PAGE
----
Nedbank has said that it takes time to process the claims.

The best way to check whether or not you have credit insurance is to check your bank statements to see if you have been paying premiums. In the case of store cards, this is often described as “balance protection”.

If a client is unable to make their next debt repayment, it recommends that the immediate payment holiday first be implemented, affording enough time to collect the necessary documentation to process the insurance claim.

All valid claims will be paid directly into your unsecured loan account.

A statement from Capitec reads: “We are assisting our clients in every way possible. Capitec is offering clients who are impacted financially by the Covid-19 disruption a variety of convenient cash-flow relief measures.

This may include payment breaks or credit insurance to cover instalments.

Our system allows for flexibility through the rescheduling of loans, giving the client time to handle their financial setback.

Clients qualifying for benefits on their credit insurance policies are also provided with immediate cash flow support while their claims are finalised.”

The best way to check whether or not you have credit insurance is to check your bank statements to see if you have been paying premiums. In the case of store cards, this is often described as “balance protection”.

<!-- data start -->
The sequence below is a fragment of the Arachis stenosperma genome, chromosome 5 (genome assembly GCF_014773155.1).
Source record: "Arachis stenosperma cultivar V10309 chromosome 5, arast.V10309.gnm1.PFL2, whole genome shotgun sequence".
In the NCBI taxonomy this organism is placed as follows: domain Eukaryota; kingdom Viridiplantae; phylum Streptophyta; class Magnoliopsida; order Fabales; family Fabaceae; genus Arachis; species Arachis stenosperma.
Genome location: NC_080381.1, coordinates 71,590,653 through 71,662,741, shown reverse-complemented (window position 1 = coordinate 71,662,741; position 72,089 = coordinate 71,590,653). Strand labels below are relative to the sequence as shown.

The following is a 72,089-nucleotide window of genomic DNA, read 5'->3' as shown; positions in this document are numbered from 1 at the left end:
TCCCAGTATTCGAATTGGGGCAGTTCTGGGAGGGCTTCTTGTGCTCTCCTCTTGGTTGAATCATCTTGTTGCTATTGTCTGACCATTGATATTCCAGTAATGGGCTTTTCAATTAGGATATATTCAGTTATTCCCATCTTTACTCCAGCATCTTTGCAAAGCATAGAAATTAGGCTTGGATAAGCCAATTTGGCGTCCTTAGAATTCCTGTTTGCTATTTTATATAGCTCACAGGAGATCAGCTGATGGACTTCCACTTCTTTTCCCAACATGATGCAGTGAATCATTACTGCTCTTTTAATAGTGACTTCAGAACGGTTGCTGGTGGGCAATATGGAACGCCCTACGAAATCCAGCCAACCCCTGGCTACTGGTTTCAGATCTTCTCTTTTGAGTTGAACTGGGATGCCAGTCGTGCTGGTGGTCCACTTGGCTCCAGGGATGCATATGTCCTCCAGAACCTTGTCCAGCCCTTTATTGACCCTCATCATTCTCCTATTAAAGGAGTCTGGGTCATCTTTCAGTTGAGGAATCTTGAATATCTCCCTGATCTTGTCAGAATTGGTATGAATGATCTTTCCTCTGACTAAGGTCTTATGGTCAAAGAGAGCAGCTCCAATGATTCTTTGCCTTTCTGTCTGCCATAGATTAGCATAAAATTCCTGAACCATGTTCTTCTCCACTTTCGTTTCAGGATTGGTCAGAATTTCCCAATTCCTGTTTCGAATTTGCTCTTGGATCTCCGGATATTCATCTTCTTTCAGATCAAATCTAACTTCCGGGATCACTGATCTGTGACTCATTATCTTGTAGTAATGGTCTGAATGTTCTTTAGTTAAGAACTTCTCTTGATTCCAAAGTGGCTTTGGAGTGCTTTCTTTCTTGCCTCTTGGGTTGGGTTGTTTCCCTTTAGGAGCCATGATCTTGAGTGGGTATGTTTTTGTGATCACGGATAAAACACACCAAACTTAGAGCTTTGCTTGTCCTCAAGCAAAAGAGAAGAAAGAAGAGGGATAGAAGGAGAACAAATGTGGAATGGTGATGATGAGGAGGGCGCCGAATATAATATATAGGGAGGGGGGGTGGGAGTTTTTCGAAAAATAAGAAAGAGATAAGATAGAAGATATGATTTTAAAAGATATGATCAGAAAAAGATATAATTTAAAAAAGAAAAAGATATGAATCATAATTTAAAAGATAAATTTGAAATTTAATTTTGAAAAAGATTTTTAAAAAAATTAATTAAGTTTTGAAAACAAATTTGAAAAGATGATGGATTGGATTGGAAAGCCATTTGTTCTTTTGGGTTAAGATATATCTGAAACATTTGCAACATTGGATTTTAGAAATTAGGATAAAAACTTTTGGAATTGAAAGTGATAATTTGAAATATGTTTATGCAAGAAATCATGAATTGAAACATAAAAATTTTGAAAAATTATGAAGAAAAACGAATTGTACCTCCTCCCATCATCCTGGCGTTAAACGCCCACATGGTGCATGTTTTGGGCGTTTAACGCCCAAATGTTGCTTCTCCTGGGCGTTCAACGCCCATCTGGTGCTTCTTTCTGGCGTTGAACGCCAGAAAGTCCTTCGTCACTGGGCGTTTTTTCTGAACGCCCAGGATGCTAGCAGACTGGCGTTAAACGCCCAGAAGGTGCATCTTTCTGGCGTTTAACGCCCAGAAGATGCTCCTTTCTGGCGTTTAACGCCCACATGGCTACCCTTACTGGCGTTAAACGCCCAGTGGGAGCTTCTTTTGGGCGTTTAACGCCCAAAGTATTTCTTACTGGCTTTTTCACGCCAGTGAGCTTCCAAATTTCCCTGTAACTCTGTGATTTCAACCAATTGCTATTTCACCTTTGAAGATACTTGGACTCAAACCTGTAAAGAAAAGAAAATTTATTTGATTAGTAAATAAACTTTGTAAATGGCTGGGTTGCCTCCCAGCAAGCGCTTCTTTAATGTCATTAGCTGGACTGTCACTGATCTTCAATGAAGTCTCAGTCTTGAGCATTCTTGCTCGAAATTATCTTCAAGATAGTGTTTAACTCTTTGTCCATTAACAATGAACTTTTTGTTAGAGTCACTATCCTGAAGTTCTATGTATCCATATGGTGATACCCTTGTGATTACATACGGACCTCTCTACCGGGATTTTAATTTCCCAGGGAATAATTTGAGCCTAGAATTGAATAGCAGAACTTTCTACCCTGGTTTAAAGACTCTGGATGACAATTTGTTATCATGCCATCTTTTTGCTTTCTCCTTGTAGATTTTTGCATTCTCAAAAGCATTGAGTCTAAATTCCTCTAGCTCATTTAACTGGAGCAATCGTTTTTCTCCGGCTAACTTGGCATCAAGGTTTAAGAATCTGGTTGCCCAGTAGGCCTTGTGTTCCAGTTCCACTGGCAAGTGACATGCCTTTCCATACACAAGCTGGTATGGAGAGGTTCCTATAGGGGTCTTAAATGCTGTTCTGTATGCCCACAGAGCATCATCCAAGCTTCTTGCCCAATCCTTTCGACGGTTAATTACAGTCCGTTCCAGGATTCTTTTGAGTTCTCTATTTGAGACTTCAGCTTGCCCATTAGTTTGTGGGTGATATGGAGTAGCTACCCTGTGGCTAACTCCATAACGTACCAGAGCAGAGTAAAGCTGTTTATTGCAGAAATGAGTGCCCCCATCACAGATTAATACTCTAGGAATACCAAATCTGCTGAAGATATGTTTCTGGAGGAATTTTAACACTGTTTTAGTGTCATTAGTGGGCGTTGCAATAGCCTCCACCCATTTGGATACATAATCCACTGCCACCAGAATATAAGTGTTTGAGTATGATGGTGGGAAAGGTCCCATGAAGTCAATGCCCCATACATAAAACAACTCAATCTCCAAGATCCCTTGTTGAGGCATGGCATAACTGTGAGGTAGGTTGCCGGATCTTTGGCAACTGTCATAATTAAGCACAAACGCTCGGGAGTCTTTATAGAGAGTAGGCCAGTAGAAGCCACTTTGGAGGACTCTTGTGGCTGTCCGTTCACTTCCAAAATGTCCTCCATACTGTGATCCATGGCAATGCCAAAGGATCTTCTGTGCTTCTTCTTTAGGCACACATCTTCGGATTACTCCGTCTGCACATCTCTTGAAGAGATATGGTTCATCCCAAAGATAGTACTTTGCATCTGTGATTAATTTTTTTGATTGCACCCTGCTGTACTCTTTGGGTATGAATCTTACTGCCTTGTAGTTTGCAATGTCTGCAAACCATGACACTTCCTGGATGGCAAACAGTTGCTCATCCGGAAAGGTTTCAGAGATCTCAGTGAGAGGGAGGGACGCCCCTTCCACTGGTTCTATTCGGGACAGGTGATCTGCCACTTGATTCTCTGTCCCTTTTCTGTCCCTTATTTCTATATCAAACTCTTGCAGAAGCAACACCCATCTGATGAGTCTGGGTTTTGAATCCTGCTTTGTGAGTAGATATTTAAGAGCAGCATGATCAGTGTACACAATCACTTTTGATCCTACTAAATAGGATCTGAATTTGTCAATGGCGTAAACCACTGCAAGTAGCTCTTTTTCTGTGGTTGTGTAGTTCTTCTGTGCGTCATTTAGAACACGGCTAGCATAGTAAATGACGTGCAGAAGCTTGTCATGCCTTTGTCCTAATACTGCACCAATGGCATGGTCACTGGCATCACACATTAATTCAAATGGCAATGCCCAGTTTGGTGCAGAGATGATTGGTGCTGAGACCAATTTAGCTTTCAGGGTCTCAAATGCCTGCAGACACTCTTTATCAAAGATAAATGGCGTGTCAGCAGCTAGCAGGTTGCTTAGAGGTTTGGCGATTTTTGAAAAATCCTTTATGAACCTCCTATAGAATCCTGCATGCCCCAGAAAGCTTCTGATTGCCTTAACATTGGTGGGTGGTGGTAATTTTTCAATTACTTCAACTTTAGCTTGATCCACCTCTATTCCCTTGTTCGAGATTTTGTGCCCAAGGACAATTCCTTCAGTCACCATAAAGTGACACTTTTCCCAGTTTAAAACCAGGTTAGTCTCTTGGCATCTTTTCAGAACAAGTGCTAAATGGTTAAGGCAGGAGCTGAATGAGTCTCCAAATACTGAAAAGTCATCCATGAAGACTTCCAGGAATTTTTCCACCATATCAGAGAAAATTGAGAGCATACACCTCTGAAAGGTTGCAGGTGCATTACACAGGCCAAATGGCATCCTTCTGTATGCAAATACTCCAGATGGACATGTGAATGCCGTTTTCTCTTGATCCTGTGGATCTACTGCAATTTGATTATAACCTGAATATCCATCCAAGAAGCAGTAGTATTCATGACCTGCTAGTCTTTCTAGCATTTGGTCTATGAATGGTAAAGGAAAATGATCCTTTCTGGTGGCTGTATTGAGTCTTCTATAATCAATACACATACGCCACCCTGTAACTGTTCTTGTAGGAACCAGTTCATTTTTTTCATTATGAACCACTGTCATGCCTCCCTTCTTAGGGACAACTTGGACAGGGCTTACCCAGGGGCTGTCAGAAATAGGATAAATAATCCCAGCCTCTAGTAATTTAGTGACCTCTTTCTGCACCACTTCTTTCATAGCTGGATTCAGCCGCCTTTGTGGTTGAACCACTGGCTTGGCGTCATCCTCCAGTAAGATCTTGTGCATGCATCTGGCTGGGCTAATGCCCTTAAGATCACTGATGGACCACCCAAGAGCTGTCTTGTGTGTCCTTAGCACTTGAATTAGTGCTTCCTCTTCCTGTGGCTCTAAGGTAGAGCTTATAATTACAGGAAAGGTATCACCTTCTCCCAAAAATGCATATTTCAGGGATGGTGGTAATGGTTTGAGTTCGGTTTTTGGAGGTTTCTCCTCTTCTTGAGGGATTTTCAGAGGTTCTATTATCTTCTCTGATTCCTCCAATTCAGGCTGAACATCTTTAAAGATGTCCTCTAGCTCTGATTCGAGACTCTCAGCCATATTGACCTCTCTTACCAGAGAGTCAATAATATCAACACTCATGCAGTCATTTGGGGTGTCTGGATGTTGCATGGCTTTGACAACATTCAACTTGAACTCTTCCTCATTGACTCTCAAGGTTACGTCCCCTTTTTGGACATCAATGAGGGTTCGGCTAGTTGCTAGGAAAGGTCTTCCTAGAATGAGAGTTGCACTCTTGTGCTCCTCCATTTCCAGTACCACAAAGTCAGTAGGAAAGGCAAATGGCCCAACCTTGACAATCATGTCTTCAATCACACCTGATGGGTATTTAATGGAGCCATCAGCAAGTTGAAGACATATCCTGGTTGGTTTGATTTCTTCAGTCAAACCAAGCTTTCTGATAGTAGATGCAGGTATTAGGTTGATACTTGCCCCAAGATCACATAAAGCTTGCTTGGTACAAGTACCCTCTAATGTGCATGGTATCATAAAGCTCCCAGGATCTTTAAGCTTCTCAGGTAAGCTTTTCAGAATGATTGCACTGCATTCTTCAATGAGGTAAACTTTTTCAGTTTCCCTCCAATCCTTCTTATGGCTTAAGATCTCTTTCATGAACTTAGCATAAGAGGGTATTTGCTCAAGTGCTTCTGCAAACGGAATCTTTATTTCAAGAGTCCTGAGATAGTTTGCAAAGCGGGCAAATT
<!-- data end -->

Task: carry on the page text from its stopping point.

Standard Bank confirmed that if the loan granted by Standard Bank required compulsory comprehensive credit life insurance cover, and the loan was granted after August 9 2017, its comprehensive credit life insurance product would cover installments for up to 12 months in the event of you becoming unable to earn any income.

Standard Bank lending products that require comprehensive compulsory credit life insurance include all personal term loans and home loans to customers who have a combined income of less than R25 000. 

As part of its Covid-19 relief package, for those customers who have received the applicable housing loans and personal term loans prior to August 9 2017, Standard Bank would provide discretionary relief in respect of such customer's credit agreement installments for up to three months if a customer is unable to earn any income.

This discretionary relief will be available in the period between April 2020 and June 2020. These installment relief payments fall outside the credit life insurance policies.

Where a customer has chosen to purchase a voluntary Standard Bank credit life insurance policy linked to other lending products, they should review their policy terms to understand the events that they are covered for. Standard Bank urges customers to apply for their qualifying credit protection relief as soon as possible.

We live in a world where facts and fiction get blurred
In times of uncertainty you need journalism you can trust. For 14 free days, you can have access to a world of in-depth analyses, investigative journalism, top opinions and a range of features. Journalism strengthens democracy. Invest in the future today. Thereafter you will be billed R75 per month. You can cancel anytime and if you cancel within 14 days you won't be billed. 
Subscribe to News24


Read the digital editions of City Press here.
Read now
Voting Booth
A new report by the Electoral Integrity Project, which looks at the quality of electoral integrity worldwide, has identified South Africa as having the second-highest level of integrity in its elections in Africa. Do you agree with the report?
Please select an option Oops! Something went wrong, please try again later.
45% - 65 votes
27% - 40 votes
We should be first
28% - 41 votes